A new Telehealth link was used for the first time at the Bay of Islands Hospital Accident & Medical Department to assist in the care of a severely unwell one year old.
The Intensive Care Unit (ICU) based at Whangarei Hospital provides critical care services for regional hospitals throughout Northland.
Five years ago we installed a mobile Telehealth device called NEMO to help provide the best clinical advice to colleagues in Kaitaia Hospital and to determine the most appropriate way of transferring patients to Whangarei or Auckland.
In order to link up all our referring centres we recently installed a new Telehealth link at Bay of Islands Hospital.
The one year old had presented with complications from bronchitis to a GP-practice in Kaikohe which is a 20 minute ambulance ride away from Bay of Islands Hospital and more than 60 minutes from Whangarei.
The decision was made to stop at Bay of Islands Hospital so that the patient could be assessed by the ICU team in Whangarei via a Telehealth link.
The Bay of Islands Hospital clinical team, the GP from Kaikohe who had travelled with the patient, the Whangarei Intensive Care specialist team, paediatrician and clinical flight team were all present for the assessment.
“Under normal circumstances helicopter retrieval with the ICU team would have been instigated,” said Michael Kalkoff, Northland DHB Consultant Anaesthetist/Intensivst.
“Instead the Telehealth link was set up and the child was assessed and treated by the whole team.”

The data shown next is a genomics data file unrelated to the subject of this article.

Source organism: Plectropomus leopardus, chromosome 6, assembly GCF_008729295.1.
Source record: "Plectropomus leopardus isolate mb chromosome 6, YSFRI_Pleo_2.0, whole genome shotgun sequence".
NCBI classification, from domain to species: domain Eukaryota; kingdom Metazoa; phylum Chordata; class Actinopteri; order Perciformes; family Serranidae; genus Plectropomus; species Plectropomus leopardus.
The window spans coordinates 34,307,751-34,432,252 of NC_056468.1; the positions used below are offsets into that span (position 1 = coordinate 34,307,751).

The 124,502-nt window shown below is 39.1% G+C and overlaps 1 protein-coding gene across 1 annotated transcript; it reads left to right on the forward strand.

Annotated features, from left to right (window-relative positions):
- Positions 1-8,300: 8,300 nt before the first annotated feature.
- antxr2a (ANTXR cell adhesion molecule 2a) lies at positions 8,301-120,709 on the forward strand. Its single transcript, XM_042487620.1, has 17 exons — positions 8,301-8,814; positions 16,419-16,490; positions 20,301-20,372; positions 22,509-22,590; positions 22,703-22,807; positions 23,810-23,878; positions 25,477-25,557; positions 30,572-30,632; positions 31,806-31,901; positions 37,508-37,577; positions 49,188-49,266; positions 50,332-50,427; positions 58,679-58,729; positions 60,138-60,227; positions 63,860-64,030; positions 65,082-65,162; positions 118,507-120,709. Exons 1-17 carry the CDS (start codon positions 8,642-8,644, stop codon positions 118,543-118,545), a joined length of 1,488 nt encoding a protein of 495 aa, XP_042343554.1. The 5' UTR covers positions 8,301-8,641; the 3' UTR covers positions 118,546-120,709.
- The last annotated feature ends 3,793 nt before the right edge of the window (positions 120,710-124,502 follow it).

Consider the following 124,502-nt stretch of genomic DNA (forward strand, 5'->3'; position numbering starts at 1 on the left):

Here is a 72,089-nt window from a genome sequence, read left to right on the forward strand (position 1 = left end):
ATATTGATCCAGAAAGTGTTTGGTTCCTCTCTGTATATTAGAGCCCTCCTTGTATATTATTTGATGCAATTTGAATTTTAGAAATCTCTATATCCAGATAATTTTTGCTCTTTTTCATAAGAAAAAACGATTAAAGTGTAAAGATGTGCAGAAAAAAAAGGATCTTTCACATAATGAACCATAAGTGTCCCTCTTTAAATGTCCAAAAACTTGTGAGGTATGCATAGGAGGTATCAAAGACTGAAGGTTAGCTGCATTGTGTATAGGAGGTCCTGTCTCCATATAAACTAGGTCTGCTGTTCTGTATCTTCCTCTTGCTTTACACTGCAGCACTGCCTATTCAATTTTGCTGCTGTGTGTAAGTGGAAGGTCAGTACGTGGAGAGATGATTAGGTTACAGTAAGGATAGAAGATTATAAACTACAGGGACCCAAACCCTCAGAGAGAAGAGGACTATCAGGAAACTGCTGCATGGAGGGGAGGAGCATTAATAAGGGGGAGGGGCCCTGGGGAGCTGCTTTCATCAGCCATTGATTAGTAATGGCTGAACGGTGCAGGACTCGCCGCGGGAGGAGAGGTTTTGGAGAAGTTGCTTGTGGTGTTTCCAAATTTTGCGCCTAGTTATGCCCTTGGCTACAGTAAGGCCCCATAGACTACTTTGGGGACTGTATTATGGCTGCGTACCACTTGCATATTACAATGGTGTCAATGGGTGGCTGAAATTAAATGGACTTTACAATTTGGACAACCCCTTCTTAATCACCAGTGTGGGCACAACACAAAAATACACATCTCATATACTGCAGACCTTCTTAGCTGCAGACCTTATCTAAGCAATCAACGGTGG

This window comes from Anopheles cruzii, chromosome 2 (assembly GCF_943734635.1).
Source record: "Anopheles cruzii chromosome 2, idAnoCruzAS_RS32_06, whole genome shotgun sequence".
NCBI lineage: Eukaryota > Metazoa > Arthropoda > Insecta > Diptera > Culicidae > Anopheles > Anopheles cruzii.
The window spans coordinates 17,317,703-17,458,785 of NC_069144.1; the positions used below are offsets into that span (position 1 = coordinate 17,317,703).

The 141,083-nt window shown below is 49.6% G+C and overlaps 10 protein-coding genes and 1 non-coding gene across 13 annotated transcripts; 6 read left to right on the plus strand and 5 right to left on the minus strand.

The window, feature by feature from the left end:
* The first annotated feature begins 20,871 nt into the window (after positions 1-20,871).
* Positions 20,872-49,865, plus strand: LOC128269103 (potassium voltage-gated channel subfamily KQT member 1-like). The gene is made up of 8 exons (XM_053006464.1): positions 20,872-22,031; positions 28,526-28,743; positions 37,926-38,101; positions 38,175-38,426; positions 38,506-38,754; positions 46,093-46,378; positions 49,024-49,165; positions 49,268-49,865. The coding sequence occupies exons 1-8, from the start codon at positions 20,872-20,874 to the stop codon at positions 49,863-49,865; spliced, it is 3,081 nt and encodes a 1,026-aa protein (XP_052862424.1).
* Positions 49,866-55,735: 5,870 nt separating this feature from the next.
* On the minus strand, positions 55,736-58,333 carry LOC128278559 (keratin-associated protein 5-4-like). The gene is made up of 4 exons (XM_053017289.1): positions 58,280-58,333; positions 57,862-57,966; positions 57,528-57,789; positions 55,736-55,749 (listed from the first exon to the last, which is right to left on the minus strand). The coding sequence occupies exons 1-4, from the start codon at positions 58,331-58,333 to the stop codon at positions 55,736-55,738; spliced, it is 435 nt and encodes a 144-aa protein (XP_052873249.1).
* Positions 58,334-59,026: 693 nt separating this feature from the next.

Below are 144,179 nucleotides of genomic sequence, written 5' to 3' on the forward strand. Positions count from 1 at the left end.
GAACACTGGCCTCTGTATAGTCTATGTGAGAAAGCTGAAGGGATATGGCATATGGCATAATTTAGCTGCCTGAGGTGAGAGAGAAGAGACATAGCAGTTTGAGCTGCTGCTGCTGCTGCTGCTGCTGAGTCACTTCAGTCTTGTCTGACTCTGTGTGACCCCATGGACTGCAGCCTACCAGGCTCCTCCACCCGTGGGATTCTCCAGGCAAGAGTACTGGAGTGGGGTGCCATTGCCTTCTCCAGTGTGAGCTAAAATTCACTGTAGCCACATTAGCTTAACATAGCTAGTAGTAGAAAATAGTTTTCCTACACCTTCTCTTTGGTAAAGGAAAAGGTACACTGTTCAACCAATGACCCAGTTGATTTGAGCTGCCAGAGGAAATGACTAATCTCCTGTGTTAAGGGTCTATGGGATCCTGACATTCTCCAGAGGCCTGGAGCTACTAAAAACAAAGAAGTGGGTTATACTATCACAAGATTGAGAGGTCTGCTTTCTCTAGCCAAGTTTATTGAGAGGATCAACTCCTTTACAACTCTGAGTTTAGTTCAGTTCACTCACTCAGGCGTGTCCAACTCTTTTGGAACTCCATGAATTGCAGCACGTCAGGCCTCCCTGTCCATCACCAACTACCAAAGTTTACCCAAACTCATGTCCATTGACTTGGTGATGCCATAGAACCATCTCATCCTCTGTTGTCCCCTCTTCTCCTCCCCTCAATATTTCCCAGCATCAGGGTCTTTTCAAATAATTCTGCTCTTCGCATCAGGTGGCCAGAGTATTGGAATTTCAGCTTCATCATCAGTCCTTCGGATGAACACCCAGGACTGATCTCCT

Once the child’s condition was stabilised it was mutually decided that they could be safely transferred via ambulance to Whangarei Hospital.
The Telehealth link meant that the Helicopter could be stood down, saving money and keeping it available for other calls.
Telehealth facilities ease the communication between different healthcare providers and provide improved care for acutely ill rural patients.
“It was amazing to have the IT facility and back up from the ICU team here in the Mid-North,” offered Broadway Health GP Dr Justine Woodcock.
“It felt very reassuring and really added to the patients care and a positive outcome.”
The Zoom link to Bay of Islands Hospital is a predecessor to a Mobile Clinical Cart which is currently being developed by the Northland DHB Telehealth and Mobility team in collaboration with Zoom, the University of Queensland and healthAlliance.
It takes the learnings from NEMO and the new Zoom link to make a Mobile Clinical Cart which will be able to be used throughout the new Accident & Medical Department and hospital wards.
The funding of equipment for the new Telehealth links for Bay of Islands Hospital has been made possible by a grant from the Hugo Charitable Trust.
The Mobile Clinical Cart will be ready for the new Accident & Medical Department and 20-bed ward that is opening in September.